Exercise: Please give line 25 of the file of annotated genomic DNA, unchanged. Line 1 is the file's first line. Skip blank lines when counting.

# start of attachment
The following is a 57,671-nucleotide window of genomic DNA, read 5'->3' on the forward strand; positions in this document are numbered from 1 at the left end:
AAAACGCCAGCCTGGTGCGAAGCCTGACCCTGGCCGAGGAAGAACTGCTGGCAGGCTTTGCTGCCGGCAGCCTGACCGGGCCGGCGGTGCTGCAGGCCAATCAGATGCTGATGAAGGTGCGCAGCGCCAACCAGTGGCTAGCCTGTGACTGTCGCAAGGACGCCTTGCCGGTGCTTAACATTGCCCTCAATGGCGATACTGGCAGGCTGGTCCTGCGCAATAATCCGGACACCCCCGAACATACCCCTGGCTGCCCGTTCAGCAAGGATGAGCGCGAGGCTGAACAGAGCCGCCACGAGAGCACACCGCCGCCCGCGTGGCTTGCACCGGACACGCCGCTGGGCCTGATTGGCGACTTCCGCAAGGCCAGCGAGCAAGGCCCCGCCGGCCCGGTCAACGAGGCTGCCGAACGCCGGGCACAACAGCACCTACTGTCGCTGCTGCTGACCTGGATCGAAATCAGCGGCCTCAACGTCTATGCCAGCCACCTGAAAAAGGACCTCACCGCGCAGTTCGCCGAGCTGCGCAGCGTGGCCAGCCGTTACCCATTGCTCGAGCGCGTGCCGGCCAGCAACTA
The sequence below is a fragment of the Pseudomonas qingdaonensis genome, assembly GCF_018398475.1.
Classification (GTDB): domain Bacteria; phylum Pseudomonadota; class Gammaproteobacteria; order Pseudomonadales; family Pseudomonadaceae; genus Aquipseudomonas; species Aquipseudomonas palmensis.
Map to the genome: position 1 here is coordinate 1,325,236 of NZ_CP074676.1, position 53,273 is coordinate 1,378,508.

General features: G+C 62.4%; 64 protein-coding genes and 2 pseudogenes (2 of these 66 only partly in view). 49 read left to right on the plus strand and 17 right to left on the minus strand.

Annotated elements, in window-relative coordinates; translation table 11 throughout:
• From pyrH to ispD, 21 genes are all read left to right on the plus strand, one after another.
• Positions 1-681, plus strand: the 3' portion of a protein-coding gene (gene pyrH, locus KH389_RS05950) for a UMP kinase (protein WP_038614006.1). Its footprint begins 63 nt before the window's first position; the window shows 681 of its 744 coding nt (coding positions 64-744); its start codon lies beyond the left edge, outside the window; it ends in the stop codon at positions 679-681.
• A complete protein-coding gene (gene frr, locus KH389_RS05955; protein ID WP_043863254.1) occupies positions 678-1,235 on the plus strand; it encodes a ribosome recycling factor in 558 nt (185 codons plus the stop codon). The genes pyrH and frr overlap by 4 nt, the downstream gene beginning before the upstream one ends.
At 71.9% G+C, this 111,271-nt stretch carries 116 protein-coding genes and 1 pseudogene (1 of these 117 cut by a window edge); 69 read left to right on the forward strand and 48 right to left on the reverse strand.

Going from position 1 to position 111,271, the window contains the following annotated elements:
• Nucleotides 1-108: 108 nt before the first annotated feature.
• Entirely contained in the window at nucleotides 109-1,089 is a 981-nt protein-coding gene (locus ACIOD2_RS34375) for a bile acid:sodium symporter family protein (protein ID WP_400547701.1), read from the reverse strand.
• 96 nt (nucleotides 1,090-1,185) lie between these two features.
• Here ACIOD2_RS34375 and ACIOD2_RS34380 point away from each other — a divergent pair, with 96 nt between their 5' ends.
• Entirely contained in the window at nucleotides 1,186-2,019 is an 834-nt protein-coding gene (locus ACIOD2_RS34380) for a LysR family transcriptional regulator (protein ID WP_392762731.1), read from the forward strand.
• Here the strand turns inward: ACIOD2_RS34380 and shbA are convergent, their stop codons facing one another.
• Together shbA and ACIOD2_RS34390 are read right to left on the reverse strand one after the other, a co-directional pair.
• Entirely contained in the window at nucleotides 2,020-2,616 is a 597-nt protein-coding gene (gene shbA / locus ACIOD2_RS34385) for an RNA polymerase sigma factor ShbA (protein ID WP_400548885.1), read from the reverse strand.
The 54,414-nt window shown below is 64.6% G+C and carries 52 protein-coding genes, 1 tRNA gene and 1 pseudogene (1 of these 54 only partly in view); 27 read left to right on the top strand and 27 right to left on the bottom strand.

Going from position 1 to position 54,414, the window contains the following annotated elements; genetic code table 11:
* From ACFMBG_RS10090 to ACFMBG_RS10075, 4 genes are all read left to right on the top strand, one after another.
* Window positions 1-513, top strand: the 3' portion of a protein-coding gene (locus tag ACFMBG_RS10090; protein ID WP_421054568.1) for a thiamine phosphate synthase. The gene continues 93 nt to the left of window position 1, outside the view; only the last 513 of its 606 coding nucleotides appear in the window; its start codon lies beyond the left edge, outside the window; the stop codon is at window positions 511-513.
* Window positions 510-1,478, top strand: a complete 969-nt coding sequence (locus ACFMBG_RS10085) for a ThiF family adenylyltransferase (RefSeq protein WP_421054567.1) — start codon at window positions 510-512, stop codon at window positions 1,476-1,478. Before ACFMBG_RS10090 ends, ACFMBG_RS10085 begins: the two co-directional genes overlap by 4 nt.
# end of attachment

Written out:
* Window positions 510-1,478, top strand: a complete 969-nt coding sequence (locus ACFMBG_RS10085) for a ThiF family adenylyltransferase (RefSeq protein WP_421054567.1) — start codon at window positions 510-512, stop codon at window positions 1,476-1,478. Before ACFMBG_RS10090 ends, ACFMBG_RS10085 begins: the two co-directional genes overlap by 4 nt.